One of Ohio’s largest mental health care agencies, based in Dayton, has quietly expanded its footprint while serving clients from as far away as Idaho.
Eastway Behavioral Health Services serves more than 10,000 clients and families a year, people shouldering mental health issues or abuse. With 22 facilities, its latest acquisition is the 36,000-square-foot former Hannah Neil Center in Columbus, a nearly $3 million investment.
Capital Health Services Inc. bought the center from former owner Starr Commonwealth, a Michigan non-profit. Then Eastway purchased the center from Capital Health in December 2015 for about the same amount.
Acquisition of the 40-bed center firms up Eastway’s presence in the 29-county area it serves. But patients are drawn from across the nation — including Idaho, Tennessee and beyond — because the agency is unique, says John Strahm, Eastway president and chief executive.
“We are developing a national catchment area because of the significance of this program,” Strahm said.
Like all viable-profit agencies, Eastway operates like a business. Its model includes running apartments in Trotwood and an office building in Englewood.
The agency’s balance sheet shows that Eastway saw profit of $622,000 on total revenues of nearly $21.9 million in 2015, up from profit of $447,000 in 2014 on total revenues in that year of nearly $19.9 million.
But something more fundamental than a profit-loss statement fuels Eastway, Strahm said.
“Our business model is that we really care about what we’re doing,” he said.
Even before the Hannah Neil acquisition, there was a strong Eastway-Columbus connection. Though Columbus is by far larger than Dayton — some 836,000 residents compared to about 140,000 — Franklin County residents have sent children to Eastway residential centers in the Dayton area for 20 years.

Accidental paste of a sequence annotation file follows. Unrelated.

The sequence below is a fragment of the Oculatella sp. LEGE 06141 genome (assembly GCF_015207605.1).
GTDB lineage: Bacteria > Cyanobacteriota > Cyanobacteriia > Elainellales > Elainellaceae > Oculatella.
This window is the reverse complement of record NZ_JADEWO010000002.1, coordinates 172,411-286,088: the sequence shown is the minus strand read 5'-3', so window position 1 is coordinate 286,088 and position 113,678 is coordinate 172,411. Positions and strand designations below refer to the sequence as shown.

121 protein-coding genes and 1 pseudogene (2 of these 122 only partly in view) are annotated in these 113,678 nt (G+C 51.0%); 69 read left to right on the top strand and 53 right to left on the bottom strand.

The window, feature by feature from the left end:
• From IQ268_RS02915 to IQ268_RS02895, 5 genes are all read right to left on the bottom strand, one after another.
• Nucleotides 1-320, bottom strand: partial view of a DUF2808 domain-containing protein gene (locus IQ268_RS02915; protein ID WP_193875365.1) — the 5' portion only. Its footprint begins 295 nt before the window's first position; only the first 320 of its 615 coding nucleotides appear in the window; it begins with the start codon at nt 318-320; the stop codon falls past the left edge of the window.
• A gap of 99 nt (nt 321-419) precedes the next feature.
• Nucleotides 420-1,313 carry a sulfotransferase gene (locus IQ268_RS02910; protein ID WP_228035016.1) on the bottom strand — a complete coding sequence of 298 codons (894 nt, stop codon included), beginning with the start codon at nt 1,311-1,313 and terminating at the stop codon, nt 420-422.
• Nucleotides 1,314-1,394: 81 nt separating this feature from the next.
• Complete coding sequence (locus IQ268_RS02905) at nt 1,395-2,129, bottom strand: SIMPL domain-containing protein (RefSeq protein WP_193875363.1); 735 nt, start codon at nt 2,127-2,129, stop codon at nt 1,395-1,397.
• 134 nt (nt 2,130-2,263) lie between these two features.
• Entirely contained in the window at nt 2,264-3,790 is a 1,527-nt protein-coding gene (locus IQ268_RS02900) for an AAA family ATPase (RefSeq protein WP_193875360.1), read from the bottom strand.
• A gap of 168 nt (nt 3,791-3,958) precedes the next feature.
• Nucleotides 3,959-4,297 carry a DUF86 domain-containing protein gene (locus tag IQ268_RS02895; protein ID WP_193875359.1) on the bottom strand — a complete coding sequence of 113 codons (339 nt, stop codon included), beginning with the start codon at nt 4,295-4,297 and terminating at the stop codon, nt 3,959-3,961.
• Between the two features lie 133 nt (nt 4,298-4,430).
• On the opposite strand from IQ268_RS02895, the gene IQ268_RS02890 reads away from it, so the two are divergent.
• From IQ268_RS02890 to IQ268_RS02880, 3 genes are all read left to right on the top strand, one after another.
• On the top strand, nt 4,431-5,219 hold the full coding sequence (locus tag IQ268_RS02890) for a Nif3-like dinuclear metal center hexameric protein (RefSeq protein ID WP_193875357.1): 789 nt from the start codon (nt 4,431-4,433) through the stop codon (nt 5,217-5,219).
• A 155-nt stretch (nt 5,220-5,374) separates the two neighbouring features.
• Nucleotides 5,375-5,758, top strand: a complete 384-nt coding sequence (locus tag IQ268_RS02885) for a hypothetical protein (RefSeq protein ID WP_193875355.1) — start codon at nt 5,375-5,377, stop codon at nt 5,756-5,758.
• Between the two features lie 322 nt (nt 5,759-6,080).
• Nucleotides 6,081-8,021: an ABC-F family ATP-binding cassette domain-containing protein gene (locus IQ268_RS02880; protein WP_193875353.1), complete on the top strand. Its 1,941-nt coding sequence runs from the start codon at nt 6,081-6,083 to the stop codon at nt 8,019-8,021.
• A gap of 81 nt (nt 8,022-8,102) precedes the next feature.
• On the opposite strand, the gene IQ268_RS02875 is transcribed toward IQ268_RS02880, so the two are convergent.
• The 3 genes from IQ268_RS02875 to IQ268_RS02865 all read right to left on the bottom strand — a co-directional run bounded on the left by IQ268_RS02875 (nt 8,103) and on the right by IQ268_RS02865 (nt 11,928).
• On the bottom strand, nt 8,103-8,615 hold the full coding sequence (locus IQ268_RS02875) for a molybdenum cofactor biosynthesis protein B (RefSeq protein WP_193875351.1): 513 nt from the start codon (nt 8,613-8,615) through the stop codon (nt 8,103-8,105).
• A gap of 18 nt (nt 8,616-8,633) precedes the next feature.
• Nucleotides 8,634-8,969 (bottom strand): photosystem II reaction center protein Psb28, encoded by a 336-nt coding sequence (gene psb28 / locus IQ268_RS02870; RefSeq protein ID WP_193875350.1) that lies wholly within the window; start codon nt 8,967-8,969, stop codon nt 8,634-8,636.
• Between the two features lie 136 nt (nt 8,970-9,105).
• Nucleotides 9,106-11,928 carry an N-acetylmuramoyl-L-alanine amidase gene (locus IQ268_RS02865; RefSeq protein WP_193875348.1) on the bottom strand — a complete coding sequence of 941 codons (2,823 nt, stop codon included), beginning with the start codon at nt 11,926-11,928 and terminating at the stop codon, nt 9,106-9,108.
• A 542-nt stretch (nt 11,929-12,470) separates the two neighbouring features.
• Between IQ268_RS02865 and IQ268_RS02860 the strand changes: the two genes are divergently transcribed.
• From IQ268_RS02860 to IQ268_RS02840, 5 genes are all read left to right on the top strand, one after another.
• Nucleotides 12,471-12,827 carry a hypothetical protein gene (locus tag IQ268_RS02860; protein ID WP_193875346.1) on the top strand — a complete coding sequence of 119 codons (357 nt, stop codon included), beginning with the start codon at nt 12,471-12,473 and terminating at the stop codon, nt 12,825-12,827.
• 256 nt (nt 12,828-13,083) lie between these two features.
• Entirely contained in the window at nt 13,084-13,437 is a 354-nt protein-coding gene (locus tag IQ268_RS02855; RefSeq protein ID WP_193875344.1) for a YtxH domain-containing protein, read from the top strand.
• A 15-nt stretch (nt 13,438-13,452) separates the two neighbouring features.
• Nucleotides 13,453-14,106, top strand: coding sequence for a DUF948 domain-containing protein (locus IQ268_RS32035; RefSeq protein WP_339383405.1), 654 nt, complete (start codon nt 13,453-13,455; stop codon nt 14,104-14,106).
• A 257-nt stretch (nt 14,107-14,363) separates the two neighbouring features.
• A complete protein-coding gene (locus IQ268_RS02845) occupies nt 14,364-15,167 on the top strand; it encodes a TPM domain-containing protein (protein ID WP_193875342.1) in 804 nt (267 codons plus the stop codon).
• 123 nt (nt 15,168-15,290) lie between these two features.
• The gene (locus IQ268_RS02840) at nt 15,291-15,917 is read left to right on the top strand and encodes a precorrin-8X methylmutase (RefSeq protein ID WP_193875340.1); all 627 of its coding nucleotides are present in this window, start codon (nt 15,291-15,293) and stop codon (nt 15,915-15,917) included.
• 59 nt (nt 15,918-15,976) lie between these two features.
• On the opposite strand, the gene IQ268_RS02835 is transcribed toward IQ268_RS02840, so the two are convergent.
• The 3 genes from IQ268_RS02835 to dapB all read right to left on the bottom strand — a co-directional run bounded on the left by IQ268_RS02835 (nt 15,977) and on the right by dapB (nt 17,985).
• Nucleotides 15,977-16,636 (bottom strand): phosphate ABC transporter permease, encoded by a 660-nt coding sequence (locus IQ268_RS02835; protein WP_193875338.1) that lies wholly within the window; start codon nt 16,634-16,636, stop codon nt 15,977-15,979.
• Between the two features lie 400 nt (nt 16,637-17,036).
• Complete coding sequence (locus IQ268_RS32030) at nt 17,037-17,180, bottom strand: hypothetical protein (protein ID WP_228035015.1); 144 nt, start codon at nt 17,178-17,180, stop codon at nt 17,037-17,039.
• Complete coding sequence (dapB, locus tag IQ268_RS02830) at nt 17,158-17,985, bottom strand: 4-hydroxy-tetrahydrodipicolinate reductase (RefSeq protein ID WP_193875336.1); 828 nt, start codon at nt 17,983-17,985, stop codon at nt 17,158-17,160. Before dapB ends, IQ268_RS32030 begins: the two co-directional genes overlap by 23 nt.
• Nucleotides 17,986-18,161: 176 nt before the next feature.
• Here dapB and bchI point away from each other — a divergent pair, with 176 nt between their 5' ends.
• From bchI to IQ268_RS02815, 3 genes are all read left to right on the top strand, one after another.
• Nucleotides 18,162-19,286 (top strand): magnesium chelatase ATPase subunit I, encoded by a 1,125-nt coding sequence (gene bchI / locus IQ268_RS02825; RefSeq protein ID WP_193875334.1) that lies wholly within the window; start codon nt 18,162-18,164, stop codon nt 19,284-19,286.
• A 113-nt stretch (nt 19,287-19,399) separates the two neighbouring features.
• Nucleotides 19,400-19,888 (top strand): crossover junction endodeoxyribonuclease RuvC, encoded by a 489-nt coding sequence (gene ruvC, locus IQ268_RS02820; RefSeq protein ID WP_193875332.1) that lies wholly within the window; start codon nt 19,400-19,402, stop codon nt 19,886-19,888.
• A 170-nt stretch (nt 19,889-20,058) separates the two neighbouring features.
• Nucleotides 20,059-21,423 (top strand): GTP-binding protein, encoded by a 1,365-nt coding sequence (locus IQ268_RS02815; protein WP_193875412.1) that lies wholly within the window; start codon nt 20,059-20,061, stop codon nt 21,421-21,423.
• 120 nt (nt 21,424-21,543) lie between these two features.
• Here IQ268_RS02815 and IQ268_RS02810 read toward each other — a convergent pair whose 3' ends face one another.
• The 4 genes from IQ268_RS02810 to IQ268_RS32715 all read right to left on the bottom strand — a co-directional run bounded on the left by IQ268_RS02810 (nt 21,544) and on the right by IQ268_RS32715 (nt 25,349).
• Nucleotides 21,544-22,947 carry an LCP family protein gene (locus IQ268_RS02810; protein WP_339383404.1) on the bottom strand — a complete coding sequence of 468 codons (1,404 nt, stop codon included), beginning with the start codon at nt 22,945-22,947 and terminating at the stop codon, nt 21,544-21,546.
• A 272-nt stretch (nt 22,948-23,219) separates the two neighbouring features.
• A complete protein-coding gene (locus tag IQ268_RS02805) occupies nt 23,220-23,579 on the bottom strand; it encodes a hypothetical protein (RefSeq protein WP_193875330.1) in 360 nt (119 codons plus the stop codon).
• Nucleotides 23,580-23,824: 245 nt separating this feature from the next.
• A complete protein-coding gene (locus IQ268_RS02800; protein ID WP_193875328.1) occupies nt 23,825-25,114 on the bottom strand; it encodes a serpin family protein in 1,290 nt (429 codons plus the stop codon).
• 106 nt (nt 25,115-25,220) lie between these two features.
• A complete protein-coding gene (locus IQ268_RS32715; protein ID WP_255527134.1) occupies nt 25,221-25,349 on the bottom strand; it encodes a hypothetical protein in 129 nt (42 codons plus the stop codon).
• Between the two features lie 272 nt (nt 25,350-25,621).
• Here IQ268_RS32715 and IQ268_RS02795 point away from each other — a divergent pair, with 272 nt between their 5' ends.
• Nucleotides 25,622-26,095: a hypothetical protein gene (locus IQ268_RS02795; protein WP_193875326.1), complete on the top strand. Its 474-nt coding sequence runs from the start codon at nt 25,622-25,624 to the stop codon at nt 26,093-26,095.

“They feel that Eastway has something special, so they want to come to us,” said Leslie Brose, Eastway director of care management and compliance.
Two years ago, Hannah Neil closed, leaving what Strahm called a “huge hole in the system.” Strahm and Krystal Burke, Eastway vice president and corporate secretary, visited the 22-acre property.
“We saw this, inside the beltway of Columbus. Twenty-two acres. Beautiful property,” Strahm said.
Eastway serves clients as young as four to end-of-life, Strahm said. Facilities offer outpatient or inpatient services, including the Northcutt residential treatment center in Dayton, which serves boys ages five to 16, said Cybil Saum-Johnson, Eastway chief operating officer.
Boys live at Northcutt, usually from nine months to a year or more.
What kind of problems drive them there? Strahm and others point to growing heroin and drug abuse in families in Dayton and elsewhere.
“All of those kids have been the victims of horrific abuse, so they all have a really significant trauma history,” Saum-Johnson said.
A key at Northcutt — a center which opened in June 2014 — is showing that some adults can be trusted. A visit to Northcutt shows nothing staid or “institutional” about the facility. Rooms are brightly painted, with toys plentiful but well-kept. One area has a large-screen TV and an Xbox console. A fenced back play area offers a playground, a basketball court and plenty of room to run.
Staff is concerned about discharge from the first day boys move in, Saum-Johnson said. After a few months at Northcutt, however, boys sometimes grow attached to the center and don’t want to leave, which staff say is evidence of the care they receive there.
“I don’t want them to leave either,” said a smiling Rochele Burnette, Northcutt director.
Another residential option is the 22-acre Ranch of Opportunity, a haven for teen girls in Washington Court House.
And yes, there are horses at the ranch. None of that is accidental, Strahm said.
“We really emphasize this, because we’re working with kids, and we’re working with families,” he said. “Not only do they have to feel safe, but they can’t feel like they’re institutionalized. We concentrate very heavily on the environment.”
Eastway staff did not allow interviews of children or permit photographs of them at play or study during a tour of Northcutt last week. But one young man at Northcutt approached a visitor and politely introduced himself.
Eastway staff said many of the children who come to Eastway facilities have been through other kinds of centers.
“Many of them have been to several other places before they came to us, and they don’t believe what they see,” Strahm said. “We want the kids to feel safe.”
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